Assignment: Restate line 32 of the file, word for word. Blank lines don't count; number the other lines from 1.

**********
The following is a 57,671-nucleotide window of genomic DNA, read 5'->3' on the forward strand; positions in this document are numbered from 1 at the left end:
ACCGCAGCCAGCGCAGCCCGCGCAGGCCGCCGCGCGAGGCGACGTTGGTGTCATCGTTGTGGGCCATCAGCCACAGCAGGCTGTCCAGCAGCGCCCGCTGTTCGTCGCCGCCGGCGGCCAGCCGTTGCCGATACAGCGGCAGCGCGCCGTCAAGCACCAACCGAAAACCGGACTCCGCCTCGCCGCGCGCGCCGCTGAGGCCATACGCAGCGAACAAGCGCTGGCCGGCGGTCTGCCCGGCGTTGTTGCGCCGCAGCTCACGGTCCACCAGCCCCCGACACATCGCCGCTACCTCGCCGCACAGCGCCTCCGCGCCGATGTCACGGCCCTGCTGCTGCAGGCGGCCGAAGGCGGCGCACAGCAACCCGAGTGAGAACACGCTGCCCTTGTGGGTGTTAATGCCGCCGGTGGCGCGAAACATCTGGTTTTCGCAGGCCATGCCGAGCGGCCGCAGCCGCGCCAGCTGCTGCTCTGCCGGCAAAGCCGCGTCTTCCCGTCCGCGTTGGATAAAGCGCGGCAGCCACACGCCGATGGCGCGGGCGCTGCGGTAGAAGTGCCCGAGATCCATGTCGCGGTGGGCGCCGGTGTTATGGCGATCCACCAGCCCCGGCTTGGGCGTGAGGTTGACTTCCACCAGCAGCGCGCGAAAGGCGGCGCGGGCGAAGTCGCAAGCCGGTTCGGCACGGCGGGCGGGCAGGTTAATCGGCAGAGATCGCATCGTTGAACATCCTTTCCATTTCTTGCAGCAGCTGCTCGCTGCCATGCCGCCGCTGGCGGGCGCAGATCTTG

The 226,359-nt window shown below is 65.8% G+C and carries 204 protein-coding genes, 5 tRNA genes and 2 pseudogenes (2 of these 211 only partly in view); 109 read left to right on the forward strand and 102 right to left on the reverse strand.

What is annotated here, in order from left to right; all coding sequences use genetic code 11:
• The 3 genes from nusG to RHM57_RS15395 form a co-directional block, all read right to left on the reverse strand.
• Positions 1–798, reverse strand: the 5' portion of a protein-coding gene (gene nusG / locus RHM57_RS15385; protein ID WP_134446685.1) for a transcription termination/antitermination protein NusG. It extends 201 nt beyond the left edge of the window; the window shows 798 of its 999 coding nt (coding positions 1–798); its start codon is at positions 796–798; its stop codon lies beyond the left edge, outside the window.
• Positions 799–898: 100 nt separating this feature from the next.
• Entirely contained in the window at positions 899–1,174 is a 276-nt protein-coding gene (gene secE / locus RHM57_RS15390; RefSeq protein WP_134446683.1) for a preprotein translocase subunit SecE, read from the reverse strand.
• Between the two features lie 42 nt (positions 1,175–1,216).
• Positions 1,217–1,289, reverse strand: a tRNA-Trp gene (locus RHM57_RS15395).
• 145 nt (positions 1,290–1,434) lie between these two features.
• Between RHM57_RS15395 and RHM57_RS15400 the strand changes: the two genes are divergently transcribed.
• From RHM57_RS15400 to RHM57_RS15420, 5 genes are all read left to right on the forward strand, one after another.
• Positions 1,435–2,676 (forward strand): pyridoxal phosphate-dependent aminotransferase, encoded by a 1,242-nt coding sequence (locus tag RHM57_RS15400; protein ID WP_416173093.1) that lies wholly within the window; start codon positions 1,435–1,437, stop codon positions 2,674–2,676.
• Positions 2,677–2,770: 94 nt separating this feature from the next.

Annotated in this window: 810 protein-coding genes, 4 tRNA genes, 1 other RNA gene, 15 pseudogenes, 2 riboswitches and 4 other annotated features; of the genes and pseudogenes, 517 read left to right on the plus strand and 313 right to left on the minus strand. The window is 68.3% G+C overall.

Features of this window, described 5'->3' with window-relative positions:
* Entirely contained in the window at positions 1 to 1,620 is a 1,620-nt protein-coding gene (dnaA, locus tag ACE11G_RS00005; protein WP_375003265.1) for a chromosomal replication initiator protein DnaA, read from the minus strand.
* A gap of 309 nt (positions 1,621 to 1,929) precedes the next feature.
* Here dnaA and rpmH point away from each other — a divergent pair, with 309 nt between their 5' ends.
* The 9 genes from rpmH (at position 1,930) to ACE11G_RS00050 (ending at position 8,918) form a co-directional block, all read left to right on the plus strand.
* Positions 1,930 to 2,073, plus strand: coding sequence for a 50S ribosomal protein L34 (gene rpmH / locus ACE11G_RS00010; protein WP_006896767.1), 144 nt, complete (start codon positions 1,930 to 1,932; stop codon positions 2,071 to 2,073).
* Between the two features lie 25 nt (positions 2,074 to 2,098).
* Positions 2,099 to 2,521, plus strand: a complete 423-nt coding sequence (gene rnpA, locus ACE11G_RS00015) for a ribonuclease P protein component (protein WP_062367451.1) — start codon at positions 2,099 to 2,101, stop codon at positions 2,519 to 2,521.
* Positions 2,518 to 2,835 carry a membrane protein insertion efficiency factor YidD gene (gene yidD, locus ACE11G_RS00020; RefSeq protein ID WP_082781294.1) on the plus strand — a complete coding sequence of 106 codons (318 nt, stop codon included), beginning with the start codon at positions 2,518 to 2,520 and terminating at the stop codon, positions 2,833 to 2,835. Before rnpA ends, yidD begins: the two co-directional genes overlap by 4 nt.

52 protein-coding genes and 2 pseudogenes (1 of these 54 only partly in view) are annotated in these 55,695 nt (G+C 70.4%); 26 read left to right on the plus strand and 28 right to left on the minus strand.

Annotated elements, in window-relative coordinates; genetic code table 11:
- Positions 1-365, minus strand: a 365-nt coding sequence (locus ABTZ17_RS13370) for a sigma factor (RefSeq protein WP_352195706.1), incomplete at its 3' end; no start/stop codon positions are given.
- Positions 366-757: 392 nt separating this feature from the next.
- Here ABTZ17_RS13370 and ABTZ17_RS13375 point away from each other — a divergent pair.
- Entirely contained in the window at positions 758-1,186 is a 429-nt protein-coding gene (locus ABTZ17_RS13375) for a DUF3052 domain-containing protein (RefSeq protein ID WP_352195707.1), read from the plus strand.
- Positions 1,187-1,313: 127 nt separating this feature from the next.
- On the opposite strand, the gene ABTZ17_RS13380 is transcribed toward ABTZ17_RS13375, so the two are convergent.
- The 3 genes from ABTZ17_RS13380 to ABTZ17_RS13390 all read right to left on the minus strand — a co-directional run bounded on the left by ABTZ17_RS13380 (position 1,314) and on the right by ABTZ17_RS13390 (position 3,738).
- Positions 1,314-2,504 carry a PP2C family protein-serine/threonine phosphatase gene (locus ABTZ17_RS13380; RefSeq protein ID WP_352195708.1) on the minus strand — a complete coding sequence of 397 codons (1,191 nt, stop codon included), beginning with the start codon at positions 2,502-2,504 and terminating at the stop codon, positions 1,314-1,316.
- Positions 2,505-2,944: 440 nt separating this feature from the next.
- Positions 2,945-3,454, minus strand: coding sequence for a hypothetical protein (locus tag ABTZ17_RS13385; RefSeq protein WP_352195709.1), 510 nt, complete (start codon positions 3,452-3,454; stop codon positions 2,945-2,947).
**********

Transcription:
- Positions 1,187-1,313: 127 nt separating this feature from the next.